Pasta Giardiniera

Pasta Giardiniera
Staff Writer

Carmine's

While giardiniera is traditionally a pickled Italian dish, chef Glenn Rolnick chooses to use it to describe his signature pasta dish that is a favorite at his New York City restaurant Carmine's. For a healthier version, skip the heavy cream and only use a ½ cup of cheese. 

4
Servings
450
Calories Per Serving
Deliver Ingredients

Ingredients

  • 1/4  Cup  olive oil
  • 1/2  small onion, thinly sliced
  • 2  Tablespoons  chopped garlic
  • 1 1/2  Cup  sliced cremini mushrooms
  • zucchini, finely diced
  • basil leaves, chiffonade
  • 2  Tablespoons  chopped flat-leaf parsley
  • 2  Cups  marinara sauce
  • 1  Cup  chicken stock
  • 1/4  Cup  heavy cream
  • 1  Cup  grated Romano cheese
  • 1/4  Cup  green peas
  • Salt and freshly ground black pepper, to taste
  • 1/4  head broccoli, cut into 3-inch spears with florets
  • 12  Ounces  pasta

Directions

In a large sauté pan, heat the olive oil over medium-high heat. When the oil is hot, add the onions and garlic and cook, stirring, for about 2-3 minutes or until the onions turn golden brown.

Add the mushrooms, zucchini, basil, and parsley. Raise the heat to high and cook the mixture for 3-4 minutes or until the vegetables start to soften. Add the marinara sauce, chicken stock, and heavy cream. Bring the sauce to a boil over medium-high heat and boil it for 3-4 minutes or until it starts to thicken. Stir in ½ cup of the cheese and peas. Season the sauce to taste with salt and pepper.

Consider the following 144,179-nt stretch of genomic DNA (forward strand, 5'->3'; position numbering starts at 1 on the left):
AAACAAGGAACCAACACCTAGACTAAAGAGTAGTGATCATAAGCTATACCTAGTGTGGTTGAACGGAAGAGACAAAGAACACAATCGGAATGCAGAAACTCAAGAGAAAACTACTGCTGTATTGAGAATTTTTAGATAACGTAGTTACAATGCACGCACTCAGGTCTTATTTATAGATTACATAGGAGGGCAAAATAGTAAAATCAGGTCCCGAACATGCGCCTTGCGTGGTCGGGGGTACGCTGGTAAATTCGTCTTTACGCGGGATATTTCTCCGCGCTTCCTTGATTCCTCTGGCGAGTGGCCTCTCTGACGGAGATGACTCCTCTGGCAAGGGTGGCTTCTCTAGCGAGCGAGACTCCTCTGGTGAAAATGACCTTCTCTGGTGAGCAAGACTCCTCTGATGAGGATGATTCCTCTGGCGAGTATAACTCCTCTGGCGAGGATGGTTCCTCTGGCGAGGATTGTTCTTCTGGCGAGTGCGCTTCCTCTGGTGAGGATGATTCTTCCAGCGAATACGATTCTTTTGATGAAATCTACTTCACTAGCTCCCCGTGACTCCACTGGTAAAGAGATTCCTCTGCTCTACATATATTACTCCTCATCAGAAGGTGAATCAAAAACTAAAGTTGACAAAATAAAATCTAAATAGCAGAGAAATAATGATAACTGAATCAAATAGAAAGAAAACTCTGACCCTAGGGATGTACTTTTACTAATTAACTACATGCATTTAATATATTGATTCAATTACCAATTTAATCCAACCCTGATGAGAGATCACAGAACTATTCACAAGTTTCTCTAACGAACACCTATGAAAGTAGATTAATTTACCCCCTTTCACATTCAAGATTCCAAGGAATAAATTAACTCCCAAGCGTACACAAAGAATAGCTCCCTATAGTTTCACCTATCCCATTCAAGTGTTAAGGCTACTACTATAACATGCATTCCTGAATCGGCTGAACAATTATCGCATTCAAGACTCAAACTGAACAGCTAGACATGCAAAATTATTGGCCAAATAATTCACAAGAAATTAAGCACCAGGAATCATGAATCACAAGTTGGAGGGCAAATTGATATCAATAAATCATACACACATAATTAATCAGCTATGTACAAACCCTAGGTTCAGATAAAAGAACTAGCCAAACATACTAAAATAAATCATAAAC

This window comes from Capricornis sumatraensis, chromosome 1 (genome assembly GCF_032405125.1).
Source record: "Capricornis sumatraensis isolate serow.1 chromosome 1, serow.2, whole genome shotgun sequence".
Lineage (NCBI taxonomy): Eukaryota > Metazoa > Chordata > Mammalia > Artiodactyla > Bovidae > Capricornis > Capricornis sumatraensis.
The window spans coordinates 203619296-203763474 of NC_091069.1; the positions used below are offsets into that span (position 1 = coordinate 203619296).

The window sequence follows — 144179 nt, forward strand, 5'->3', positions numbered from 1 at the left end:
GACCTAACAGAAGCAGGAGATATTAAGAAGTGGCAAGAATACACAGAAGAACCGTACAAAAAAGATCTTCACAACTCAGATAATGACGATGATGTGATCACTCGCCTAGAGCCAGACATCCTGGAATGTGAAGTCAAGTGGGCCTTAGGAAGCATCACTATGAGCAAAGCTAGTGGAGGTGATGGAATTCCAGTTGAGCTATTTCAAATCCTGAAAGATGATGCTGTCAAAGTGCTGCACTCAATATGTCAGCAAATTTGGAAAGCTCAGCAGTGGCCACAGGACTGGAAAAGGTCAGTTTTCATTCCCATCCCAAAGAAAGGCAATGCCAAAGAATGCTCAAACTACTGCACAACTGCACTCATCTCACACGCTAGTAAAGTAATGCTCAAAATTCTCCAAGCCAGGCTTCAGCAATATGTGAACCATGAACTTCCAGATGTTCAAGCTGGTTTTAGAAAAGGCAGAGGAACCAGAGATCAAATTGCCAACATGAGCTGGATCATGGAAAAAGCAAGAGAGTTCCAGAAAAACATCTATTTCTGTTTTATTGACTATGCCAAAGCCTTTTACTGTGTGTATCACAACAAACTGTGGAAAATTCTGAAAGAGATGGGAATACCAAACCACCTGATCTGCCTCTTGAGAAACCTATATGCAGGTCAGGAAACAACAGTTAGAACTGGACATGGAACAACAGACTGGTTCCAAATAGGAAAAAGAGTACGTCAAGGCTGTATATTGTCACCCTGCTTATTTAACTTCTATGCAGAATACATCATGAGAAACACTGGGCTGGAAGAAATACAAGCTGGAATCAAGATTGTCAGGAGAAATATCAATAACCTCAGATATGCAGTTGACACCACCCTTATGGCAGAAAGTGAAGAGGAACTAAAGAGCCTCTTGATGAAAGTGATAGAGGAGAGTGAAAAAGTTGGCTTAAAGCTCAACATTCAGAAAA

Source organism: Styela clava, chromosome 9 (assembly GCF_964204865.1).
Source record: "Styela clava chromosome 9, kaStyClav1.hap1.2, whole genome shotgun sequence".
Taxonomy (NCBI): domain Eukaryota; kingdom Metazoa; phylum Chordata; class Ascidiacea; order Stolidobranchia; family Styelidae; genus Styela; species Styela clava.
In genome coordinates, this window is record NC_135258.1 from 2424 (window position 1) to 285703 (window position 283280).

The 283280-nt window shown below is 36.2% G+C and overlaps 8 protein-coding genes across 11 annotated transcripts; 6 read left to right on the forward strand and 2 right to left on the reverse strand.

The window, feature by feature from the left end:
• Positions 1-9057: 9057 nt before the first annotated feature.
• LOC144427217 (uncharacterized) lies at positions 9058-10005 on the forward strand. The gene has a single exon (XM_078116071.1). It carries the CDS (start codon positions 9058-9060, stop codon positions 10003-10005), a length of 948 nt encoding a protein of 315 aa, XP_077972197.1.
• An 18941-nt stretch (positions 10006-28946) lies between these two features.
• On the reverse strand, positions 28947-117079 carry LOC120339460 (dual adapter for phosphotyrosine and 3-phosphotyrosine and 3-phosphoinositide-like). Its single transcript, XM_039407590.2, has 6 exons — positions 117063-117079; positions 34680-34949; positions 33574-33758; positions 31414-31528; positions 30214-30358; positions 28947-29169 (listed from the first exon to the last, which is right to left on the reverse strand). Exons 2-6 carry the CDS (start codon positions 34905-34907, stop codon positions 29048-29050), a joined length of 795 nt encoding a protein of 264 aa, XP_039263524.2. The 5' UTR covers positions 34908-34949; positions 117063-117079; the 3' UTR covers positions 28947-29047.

Meanwhile, in a large pot of boiling salted water, cook the broccoli for 3-4 minutes or until it is al dente. Lift it from the water with a slotted spoon and add it to the sauce. Reserve the water in the pot to cook the pasta. Let the sauce sit, off the heat, for 10-15 minutes to flavor it with the vegetables.

Bring the water to a boil again, add the pasta, and cook it for 7-8 minutes. The cooking time will vary depending on the type of pasta. Drain the pasta well and transfer it to a shallow bowl or platter. Bring the sauce to a simmer. Immediately ladle it over the pasta and serve it with the remaining ½ cup of grated cheese on the side.
 

Nutritional Facts

Total Fat
25g
36%
Sugar
18g
20%
Saturated Fat
5g
21%
Cholesterol
17mg
6%
Carbohydrate, by difference
45g
35%
Protein
14g
30%
Vitamin A, RAE
64µg
9%
Vitamin B-12
1µg
42%
Vitamin C, total ascorbic acid
5mg
7%
Vitamin K (phylloquinone)
26µg
29%
Calcium, Ca
180mg
18%
Choline, total
59mg
14%
Fiber, total dietary
8g
32%
Folate, total
56µg
14%
Iron, Fe
4mg
22%
Magnesium, Mg
60mg
19%
Niacin
12mg
86%
Pantothenic acid
1mg
20%
Phosphorus, P
305mg
44%
Selenium, Se
5µg
9%
Sodium, Na
1111mg
74%
Water
315g
12%
Zinc, Zn
2mg
25%

Pasta Shopping Tip

Italian food is about simplicity and letting the ingredients shine. So make sure you get ingredients that are great quality and flavor. Farmers markets and specialty stores will have great produce and products. Just be sure to have some great olive oil.

Pasta Cooking Tip

Unlike other highly regarded cuisines, Italian cooking is usually simple to make with many dishes having only 4 to 8 ingredients.Italian cooks rely chiefly on the quality of the ingredients rather than on elaborate preparation.

Pasta Wine Pairing

Sweet chenin blanc, muscat, or amontillado sherry with nut-based desserts; sauternes or sweet German wines with pound cake, cheesecake, and other mildly sweet desserts; sweet chenin blanc or muscat or Alsatian vendange tardive (late harvest) wines with sweeter desserts; sweet chenin blanc or muscat or Alsatian vendange tardive (late harvest) wines, port, madeira, late-harvest zinfandel, or cabernet sauvignon or cabernet franc with chocolate desserts.